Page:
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  • Author or Editor: Kenichi Sato x
  • Journal of Neurosurgery: Spine x
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Kenichi Sato, Karel G. TerBrugge and Timo Krings

Object

Spinal dural arteriovenous fistulas (SDAVFs) consist of a shunt with converging feeding vessels arising from radiculomeningeal arteries and draining retrogradely via a radicular vein into the perimedullary veins, thereby causing progressive myelopathy due to venous hypertension in the spinal cord. The purpose of this study was to evaluate the hypothesis that the obstruction of radicular venous outlets could be an additional factor inducing symptomatic venous hypertension due to a decreased outflow in SDAVFs.

Methods

The authors compared the clinical and imaging findings in patients with asymptomatic SDAVFs identified incidentally at the upper thoracic region with the findings in symptomatic patients who harbored SDAVFs at the same level.

Results

All symptomatic patients presented with medullary dysfunction. The mean age of patients with asymptomatic SDAVF was 51.5 years, approximately 10 years younger than the patients with symptomatic SDAVF (64.1 years old). Despite the existence of dilated perimedullary vessels in the dorsal side of the spinal cord in all patients, the spinal cord edema seen in symptomatic patients was not detected on the MR images obtained in patients with asymptomatic SDAVF. The spinal angiograms of the asymptomatic patients distinctively demonstrated early radicular venous outflow from affected perimedullary veins to the extradural venous plexus as a potential alternate route for the venous hypertension to be released.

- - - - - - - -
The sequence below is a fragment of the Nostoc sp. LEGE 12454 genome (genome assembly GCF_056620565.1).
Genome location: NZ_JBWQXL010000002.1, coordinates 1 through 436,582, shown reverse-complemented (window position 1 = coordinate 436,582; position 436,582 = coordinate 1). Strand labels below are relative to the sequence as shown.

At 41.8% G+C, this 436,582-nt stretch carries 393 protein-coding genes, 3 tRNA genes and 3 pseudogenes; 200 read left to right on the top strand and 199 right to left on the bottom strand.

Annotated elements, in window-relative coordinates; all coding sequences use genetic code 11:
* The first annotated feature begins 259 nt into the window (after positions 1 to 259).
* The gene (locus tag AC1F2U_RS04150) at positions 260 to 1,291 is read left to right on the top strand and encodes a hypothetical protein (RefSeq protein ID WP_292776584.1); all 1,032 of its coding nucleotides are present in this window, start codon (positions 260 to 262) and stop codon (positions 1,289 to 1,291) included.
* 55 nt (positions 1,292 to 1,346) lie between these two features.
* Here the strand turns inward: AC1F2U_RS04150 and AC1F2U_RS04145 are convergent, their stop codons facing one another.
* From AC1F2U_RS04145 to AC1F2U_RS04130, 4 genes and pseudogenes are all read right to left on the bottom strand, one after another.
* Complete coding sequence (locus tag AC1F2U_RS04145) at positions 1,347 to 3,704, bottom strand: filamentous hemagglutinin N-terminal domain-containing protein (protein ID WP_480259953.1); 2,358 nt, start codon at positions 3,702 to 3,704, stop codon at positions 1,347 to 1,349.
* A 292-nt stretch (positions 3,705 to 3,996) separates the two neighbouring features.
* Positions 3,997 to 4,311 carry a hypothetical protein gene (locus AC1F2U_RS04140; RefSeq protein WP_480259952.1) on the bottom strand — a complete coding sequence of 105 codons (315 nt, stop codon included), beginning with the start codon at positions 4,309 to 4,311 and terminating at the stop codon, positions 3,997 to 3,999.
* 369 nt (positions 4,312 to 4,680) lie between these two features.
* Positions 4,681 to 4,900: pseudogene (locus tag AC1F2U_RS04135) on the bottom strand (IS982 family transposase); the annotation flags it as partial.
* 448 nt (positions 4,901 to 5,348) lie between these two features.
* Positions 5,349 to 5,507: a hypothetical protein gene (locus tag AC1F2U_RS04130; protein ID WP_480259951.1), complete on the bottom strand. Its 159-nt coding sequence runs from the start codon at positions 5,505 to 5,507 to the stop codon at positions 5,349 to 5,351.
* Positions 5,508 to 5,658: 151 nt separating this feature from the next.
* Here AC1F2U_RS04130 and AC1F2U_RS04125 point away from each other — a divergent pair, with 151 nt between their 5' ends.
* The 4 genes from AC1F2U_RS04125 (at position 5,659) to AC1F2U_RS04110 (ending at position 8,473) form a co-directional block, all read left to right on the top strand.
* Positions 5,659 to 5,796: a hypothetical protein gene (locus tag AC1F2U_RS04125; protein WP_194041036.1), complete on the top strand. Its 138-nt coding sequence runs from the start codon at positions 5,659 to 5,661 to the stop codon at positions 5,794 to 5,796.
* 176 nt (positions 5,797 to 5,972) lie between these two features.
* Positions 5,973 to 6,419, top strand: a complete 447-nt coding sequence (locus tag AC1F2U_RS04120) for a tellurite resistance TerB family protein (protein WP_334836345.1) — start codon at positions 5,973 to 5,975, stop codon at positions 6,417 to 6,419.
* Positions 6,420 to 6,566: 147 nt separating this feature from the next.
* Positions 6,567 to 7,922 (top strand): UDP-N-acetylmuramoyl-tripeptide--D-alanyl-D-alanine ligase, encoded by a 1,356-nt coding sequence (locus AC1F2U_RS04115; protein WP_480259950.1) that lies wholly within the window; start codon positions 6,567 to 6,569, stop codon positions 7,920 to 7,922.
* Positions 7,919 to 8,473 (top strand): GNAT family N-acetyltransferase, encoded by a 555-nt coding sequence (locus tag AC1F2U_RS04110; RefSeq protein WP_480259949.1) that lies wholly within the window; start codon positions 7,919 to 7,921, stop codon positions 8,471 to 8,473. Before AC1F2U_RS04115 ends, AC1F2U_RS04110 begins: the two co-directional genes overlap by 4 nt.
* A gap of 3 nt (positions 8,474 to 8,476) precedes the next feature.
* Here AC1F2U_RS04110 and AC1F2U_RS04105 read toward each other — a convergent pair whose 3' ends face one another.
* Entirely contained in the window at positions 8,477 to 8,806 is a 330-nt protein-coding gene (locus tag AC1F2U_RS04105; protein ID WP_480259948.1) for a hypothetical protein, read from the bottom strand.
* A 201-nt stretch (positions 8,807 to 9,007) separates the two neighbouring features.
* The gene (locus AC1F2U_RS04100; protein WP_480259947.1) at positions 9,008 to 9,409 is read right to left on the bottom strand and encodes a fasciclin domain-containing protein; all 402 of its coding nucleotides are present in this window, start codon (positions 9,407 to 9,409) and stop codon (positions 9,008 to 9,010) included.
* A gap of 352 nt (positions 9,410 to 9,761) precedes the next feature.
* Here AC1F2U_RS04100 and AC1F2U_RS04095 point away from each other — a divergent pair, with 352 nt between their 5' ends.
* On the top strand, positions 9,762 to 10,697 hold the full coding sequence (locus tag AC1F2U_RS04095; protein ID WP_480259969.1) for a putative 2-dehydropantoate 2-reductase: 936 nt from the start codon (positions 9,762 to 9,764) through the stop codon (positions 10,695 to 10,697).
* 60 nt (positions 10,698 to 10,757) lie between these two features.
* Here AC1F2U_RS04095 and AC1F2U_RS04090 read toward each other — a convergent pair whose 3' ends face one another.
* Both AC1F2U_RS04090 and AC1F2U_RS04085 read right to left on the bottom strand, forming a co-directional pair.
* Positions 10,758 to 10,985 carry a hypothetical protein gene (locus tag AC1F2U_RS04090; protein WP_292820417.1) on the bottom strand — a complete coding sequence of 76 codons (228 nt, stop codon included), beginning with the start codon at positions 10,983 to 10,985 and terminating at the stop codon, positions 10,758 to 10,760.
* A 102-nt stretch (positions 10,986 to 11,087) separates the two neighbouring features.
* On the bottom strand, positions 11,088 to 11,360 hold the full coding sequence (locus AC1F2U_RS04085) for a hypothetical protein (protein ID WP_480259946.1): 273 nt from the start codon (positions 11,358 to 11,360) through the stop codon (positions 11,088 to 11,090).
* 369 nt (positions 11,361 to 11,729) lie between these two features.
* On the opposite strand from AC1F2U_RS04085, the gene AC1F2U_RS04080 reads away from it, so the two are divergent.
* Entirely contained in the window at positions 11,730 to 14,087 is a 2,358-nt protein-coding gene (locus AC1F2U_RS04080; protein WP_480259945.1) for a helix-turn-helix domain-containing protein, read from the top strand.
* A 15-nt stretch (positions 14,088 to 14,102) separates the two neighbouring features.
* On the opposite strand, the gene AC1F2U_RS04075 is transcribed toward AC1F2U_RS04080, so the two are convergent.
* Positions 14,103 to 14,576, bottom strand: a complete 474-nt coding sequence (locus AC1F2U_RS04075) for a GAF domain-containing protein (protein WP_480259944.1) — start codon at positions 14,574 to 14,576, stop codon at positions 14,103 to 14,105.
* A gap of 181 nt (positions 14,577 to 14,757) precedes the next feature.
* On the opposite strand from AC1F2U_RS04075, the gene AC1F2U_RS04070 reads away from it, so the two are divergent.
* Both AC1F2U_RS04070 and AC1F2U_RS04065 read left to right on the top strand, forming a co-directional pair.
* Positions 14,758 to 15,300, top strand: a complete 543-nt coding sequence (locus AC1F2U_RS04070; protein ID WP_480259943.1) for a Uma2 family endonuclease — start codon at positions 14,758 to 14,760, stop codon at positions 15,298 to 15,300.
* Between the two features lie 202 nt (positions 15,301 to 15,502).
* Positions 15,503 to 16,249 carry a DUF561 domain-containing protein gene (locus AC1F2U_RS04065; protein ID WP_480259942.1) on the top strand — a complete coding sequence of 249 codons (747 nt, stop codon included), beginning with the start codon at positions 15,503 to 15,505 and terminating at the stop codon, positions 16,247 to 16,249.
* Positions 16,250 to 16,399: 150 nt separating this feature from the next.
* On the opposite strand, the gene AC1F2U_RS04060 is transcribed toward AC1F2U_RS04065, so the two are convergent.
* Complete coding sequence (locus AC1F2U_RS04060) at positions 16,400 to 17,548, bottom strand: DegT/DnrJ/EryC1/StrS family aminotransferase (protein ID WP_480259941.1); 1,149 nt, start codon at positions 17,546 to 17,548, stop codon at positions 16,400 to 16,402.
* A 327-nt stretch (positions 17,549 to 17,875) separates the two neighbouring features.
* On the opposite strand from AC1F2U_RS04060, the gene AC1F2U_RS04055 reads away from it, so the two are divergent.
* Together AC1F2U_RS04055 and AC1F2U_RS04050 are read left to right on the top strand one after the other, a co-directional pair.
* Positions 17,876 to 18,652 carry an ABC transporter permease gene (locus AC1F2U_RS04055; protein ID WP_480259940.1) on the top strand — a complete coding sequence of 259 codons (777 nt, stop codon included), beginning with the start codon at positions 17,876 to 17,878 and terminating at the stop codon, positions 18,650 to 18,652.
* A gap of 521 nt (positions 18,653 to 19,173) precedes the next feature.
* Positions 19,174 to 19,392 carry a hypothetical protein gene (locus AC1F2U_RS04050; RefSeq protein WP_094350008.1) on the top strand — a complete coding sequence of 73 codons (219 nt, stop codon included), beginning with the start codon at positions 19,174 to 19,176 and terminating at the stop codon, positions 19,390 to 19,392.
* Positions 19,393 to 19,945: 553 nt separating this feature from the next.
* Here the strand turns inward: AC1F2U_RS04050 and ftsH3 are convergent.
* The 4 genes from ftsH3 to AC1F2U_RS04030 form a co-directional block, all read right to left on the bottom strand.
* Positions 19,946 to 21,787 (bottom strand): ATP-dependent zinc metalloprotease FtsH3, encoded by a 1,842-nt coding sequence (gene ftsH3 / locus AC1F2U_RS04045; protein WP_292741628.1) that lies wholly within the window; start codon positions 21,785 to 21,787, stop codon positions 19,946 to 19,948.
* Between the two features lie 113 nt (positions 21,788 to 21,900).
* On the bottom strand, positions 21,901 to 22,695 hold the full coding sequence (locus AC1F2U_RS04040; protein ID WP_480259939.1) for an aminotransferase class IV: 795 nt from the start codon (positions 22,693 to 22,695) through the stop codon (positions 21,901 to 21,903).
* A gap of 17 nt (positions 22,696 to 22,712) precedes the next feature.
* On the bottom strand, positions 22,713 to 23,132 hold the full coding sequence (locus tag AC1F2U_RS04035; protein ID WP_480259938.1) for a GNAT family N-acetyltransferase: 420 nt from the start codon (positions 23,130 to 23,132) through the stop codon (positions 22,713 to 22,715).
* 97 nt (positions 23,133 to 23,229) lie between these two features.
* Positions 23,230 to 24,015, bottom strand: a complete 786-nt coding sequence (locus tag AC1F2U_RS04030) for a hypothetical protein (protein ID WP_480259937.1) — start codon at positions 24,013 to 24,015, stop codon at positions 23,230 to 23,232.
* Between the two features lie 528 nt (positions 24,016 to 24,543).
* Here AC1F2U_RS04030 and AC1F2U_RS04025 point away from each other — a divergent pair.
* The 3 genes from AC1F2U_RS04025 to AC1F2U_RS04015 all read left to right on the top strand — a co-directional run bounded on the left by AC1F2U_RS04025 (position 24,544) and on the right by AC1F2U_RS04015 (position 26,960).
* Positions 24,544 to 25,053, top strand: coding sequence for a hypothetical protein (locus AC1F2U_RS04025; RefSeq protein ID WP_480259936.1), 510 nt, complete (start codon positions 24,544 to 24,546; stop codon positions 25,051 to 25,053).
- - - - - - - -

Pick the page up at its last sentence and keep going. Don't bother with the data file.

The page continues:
Conclusions

Obstruction of the radicular venous outflow could be an important factor in inducing spinal congestive edema due to venous hypertension, as well as subsequent clinical symptoms of SDAVFs.

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Takumi Kajitani, Toshiki Endo, Tomoo Inoue, Kenichi Sato, Yasushi Matsumoto and Teiji Tominaga

The authors report the case of a 70-year-old woman with lumbar spinal epidural arteriovenous fistula (SEDAVF) who experienced subarachnoid hemorrhage (SAH) after a diagnostic lumbar puncture. According to the literature, perimedullary spinal vein enlargement is a hallmark of spinal vascular diseases; however, there are certain cases in which routine sagittal MRI fails to disclose signal flow voids. In such cases, patients may undergo a lumbar tap to investigate the possible causes of spinal inflammatory or demyelinating disease. Recognizing this phenomenon is essential because lumbar puncture of the epidural venous pouch or an enlarged intradural vein in SEDAVF may induce severe SAH. A high clinical index of suspicion can prevent similar cases in lumbar SEDAVF.

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Kei Ando, Shiro Imagama, Norimitsu Wakao, Kenichi Hirano, Ryoji Tauchi, Akio Muramoto, Fumihiko Kato, Yasutsugu Yukawa, Noriaki Kawakami, Koji Sato, Yuji Matsubara, Tokumi Kanemura, Yukihiro Matsuyama and Naoki Ishiguro

Object

The purpose of this study was to provide the first evidence for the influence of an ossified anterior longitudinal ligament (OALL) on the clinical features and surgical outcomes in an ossified ligamentum flavum (OLF) in the thoracic region.

Methods

Sixty-three patients who underwent surgery for a 1-level thoracic OLF were identified, and preoperative symptoms, severity of symptoms and myelopathy, disease duration, MR imaging and CT findings, surgical procedure, intraoperative findings, complications, and postoperative recovery were investigated in these patients. Entities of OALLs were found on sagittal CT images to be adjacent to or at the same vertebral level as the OLF were classified into 4 types: no discernible type (Type N), one-sided (Type O), discontinuous (Type D), and continuous (Type C).